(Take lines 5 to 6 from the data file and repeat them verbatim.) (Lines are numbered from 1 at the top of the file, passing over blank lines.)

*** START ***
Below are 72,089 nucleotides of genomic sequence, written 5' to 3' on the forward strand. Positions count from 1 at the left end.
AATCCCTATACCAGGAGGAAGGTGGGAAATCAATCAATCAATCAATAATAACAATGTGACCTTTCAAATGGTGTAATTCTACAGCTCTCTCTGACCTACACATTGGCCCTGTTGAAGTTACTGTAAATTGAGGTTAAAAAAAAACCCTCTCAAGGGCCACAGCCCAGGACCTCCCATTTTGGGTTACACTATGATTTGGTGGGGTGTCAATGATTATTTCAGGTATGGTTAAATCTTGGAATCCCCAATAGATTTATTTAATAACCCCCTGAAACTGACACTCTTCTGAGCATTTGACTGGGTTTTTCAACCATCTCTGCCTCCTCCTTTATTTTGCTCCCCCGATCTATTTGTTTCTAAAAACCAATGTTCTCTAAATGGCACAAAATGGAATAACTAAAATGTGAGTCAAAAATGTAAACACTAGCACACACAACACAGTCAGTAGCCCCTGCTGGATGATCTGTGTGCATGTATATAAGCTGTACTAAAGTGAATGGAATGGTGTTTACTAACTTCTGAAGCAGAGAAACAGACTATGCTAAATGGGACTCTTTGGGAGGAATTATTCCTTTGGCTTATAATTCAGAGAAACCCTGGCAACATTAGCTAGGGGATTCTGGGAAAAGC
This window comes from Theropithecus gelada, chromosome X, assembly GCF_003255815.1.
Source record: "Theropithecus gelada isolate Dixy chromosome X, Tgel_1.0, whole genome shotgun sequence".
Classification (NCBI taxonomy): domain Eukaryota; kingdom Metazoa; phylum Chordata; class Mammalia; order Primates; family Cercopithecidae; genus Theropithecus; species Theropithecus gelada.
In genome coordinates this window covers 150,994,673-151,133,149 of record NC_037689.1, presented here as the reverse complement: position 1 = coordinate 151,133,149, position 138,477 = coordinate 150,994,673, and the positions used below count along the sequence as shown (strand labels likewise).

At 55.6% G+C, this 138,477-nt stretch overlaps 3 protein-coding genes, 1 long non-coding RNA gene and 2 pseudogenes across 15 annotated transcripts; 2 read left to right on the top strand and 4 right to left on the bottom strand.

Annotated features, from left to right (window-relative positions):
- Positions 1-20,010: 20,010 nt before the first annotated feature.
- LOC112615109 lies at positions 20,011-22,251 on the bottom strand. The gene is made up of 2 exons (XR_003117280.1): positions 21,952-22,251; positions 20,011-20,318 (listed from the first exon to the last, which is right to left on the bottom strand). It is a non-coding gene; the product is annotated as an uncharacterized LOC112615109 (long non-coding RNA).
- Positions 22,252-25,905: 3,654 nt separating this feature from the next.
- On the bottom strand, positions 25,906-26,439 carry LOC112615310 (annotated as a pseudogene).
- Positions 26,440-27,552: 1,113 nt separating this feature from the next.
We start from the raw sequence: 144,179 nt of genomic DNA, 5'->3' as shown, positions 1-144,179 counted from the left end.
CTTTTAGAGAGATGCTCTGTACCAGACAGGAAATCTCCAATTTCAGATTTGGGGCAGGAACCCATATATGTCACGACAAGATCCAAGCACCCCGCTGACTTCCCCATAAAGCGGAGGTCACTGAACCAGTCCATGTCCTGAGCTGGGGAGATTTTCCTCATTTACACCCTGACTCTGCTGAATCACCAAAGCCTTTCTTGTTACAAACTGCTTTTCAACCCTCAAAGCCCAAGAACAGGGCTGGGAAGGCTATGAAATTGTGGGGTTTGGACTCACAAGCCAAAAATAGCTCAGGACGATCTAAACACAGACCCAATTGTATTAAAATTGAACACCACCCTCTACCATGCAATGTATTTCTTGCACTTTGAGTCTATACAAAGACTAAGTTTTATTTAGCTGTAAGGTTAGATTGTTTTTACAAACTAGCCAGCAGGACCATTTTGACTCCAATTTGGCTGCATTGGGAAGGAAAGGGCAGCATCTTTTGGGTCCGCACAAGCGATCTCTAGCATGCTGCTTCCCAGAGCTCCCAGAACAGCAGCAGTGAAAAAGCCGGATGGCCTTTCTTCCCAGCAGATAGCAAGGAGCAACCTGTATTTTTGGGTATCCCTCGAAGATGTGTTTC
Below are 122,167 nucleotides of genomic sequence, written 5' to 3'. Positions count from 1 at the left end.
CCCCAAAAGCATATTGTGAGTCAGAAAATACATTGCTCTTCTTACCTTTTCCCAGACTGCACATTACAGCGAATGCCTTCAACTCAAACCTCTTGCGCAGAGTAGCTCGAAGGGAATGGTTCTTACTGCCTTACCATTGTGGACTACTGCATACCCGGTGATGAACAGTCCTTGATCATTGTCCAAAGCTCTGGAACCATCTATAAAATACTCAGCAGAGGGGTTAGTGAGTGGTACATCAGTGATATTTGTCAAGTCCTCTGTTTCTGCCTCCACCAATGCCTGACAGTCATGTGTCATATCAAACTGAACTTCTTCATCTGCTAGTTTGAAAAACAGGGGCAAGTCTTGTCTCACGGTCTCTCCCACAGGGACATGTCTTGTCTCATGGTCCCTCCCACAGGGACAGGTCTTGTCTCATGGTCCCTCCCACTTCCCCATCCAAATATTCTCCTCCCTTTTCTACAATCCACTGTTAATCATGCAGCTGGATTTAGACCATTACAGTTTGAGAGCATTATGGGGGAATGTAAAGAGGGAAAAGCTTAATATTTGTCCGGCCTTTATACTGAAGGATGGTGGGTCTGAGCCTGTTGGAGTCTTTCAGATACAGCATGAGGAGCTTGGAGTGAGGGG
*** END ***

Classification (NCBI taxonomy): domain Eukaryota; kingdom Metazoa; phylum Chordata; class Mammalia; order Primates; family Cercopithecidae; genus Theropithecus; species Theropithecus gelada.
In genome coordinates this window covers 150,994,673-151,133,149 of record NC_037689.1, presented here as the reverse complement: position 1 = coordinate 151,133,149, position 138,477 = coordinate 150,994,673, and the positions used below count along the sequence as shown (strand labels likewise).